The benefits of getting outside for a depressed person are huge. And it is possibly the last thing on earth your partner will want to do. Take them to be somewhere in nature. Pack a picnic and lie in the sun, take a leisurely hike or plant a garden. Being barefoot in the dirt, or “earthing” helps ground the body and reverse the effects of living in a world of emf’s, and digging in soil can actually act as an antidepressant, as a strain of bacterium in soil, Mycobacterium vaccae, triggers the release of seratonin, which in turn elevates mood and decreases anxiety. Sunshine increases Vitamin D production which can help alleviate depression. My friend Elizabeth wrote an excellent post about Vitamin D and its link to depression here. For more information about other sources of Vitamin D, this is a great post as well as this.
4. Ask them to help you understand what they’re feeling.
If your partner is able to articulate what they are going through, it will help them and you better understand what you are dealing with, and may give insight into a plan of action for helping your partner. Also, feeling alone is common for a depressed person and anything that combats that feeling will help alleviate the severity and length of the depression.
5. Encourage them to focus on self-care.
Depressed people often stop taking care of themselves. Showering, getting haircuts, going to the doctor or dentist, it’s all just too hard, and they don’t deserve to be well taken care of anyway in their minds. This can snowball quickly into greater feelings of worthlessness since “Now I’m such a mess, no one could ever love me”. Help your loved one by being proactive. Tell them “I’m going to do the dishes, why don’t you go enjoy a bubble bath?” can give them the permission they won’t give themselves to do something normal, healthy and self-loving.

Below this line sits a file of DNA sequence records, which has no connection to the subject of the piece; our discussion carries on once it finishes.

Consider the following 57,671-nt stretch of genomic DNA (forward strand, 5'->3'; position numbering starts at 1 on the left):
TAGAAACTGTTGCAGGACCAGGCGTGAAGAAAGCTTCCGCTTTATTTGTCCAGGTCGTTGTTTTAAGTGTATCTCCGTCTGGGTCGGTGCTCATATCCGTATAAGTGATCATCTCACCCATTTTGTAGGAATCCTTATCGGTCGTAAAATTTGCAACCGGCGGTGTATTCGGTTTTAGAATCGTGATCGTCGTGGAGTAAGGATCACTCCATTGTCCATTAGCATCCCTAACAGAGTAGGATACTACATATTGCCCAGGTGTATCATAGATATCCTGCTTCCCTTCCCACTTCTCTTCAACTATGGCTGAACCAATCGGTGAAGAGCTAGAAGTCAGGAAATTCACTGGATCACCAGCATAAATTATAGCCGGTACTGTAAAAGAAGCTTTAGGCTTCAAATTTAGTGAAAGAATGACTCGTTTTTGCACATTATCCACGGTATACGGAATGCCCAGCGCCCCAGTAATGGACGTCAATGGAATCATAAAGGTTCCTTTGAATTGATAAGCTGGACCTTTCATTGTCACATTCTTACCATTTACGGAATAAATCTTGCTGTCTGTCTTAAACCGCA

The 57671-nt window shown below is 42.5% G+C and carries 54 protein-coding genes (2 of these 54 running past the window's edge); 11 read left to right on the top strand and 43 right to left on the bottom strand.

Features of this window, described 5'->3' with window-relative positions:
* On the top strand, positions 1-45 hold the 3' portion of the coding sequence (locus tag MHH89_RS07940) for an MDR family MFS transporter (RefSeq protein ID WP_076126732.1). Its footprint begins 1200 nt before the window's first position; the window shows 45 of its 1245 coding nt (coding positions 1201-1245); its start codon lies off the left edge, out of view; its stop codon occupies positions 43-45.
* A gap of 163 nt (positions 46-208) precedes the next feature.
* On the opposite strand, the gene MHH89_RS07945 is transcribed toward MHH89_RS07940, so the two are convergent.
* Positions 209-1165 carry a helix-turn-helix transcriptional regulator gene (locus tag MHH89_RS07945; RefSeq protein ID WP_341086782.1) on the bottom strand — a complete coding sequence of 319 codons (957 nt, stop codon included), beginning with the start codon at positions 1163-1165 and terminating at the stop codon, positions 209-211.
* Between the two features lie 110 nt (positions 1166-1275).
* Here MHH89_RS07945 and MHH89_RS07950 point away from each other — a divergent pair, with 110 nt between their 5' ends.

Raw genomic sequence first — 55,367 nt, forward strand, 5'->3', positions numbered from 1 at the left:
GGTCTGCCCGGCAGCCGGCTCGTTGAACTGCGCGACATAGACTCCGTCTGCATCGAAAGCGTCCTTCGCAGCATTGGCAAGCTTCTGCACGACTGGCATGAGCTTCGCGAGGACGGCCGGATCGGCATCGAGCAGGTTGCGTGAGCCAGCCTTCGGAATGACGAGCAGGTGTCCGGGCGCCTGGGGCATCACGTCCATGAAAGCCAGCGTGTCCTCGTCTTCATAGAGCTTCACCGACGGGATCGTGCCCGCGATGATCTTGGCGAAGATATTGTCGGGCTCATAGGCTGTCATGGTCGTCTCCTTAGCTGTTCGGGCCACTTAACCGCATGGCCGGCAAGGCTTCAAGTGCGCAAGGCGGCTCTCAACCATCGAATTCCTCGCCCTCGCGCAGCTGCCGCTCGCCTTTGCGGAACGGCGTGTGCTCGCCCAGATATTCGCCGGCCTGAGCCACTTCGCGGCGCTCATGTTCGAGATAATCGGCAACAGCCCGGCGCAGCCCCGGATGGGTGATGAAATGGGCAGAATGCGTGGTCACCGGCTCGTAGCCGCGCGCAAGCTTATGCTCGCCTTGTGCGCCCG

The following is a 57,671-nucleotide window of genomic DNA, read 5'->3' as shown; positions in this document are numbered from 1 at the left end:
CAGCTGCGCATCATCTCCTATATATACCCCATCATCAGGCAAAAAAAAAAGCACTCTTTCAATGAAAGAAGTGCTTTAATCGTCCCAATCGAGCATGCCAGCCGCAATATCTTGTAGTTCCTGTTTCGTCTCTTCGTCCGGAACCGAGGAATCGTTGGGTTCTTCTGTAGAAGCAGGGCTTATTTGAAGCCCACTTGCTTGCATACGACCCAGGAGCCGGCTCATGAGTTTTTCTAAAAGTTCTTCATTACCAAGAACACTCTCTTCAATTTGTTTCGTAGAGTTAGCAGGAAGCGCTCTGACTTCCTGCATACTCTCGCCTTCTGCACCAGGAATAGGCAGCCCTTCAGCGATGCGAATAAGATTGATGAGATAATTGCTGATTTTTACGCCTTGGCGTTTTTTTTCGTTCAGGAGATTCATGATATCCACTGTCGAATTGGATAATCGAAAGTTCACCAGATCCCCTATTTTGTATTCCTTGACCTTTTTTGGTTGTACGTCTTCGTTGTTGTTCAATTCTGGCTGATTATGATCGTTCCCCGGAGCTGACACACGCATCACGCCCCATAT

6. Hug them.
Studies show that a sincere hug that lasts longer than 20 seconds can release feel-good chemicals in the brain and elevate the mood of the giver and receiver. Depressed people often don’t want to be touched, but a sincere hug with no expectation of anything further can give your partner a lift.
7. Laugh with them.
Telling a silly joke, watching a comedy or seeing a stand up comedian will encourage your partner to laugh in spite of themselves. Laughing releases endorphins and studies show can actually counteract symptoms of depression and anxiety.
8. Reassure them that you can handle their feelings.
Your partner may be feeling worthless, angry and even guilty while they are depressed. They may be afraid that they will end up alone because no one will put up with their episodes forever. Reassure them that you are in the relationship for the long haul and they won’t scare you away because they have an illness.